Can someone explain dominant and recessive genes to me

Discussion in 'Biology & Genetics' started by skaught, Feb 22, 2014.

  1. skaught The field its covered in blood Valued Senior Member

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    Title says it all. I feel like this is something I should know. I've googled it, but seems like all the results assume the reader has a basic understanding of the topic. Which I lack in. Lay-mans terms if you please
     
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  3. Aqueous Id flat Earth skeptic Valued Senior Member

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    Very good question. As I'm sure you know, the heritable traits of an individual are passed in their genes. The DNA from the mother is a randomized mix from the maternal grandparents; the father passes a randomized mix of his parent's genes. By this process a trait not seen in generations, such as blue eyes, may appear in family that recalls no blue eyed relatives. In this case the gene for blue eyes is said to be recessive, since it passed for generations without expressing itself. Brown eyes is the dominant gene for humans, and the other shades are recessive.
     
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  5. Walter L. Wagner Cosmic Truth Seeker Valued Senior Member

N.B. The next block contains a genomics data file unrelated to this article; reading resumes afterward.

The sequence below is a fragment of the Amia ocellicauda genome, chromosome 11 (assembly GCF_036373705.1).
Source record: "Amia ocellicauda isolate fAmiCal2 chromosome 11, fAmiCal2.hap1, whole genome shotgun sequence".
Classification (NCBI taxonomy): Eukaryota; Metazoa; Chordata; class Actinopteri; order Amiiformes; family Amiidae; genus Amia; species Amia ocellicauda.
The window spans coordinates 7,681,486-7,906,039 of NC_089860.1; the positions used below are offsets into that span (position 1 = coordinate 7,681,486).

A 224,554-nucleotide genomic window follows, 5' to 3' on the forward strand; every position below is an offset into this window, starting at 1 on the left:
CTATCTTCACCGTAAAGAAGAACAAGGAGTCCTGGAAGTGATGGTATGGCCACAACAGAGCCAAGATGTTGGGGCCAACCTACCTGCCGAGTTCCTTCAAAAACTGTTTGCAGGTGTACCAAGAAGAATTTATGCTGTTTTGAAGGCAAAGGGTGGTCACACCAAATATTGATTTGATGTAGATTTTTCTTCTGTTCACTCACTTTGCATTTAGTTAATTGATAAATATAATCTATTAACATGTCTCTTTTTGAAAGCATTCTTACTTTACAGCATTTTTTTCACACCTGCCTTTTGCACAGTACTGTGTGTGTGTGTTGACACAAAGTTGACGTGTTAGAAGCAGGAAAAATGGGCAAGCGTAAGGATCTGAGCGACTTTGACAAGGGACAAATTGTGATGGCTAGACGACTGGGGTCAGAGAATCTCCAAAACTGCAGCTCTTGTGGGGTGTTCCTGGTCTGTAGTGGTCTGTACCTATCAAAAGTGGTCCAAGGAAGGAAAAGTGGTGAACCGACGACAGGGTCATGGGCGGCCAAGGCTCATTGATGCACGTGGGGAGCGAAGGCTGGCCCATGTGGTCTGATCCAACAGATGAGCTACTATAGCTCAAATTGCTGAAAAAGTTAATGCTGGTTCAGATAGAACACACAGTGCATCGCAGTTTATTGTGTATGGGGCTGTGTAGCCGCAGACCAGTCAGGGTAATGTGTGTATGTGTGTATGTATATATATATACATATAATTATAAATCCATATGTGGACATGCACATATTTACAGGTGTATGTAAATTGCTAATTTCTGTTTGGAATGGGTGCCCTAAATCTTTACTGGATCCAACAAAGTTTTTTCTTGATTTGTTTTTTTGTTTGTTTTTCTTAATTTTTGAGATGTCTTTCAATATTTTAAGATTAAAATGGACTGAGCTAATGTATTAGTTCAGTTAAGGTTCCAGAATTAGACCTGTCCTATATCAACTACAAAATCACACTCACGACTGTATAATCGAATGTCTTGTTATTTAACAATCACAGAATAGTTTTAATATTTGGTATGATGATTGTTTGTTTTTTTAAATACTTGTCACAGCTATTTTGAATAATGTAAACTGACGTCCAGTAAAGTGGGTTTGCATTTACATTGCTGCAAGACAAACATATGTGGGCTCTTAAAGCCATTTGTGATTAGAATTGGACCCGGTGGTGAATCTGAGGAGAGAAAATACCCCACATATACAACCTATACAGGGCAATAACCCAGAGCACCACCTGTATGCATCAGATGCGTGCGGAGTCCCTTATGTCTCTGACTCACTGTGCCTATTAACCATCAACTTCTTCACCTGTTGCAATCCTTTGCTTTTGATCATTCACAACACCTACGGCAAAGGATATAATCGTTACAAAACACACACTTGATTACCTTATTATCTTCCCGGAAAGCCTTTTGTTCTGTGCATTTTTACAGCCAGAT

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    http://en.wikipedia.org/wiki/Dominance_(genetics)
     
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  7. GeoffP Caput gerat lupinum Valued Senior Member

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    The central idea to dominance and recessivity is this: in this system, alleles do not act independently. Thus, in a system in which the A allele is dominant at a gene (which has, in a diploid genome, two alleles), any individual has the phenotype. So let's say allele 'A' confers brown eyes and that it is dominant. Any individual inheriting an 'A' allele then will then have brown eyes. Let's say further that 'a' confers blue eyes - when not overridden by an 'A' allele. Any individual who then inherits two 'a' alleles at this same gene will then have blue eyes. It is possible to carry alleles for blue eyes yet have or express brown eyes.

    Example
    Let's say that you have two parents (most people do) and then that each of them have brown (brown being dominant in this case) eyes, but have one blue -eyed child! How can this be? Simple: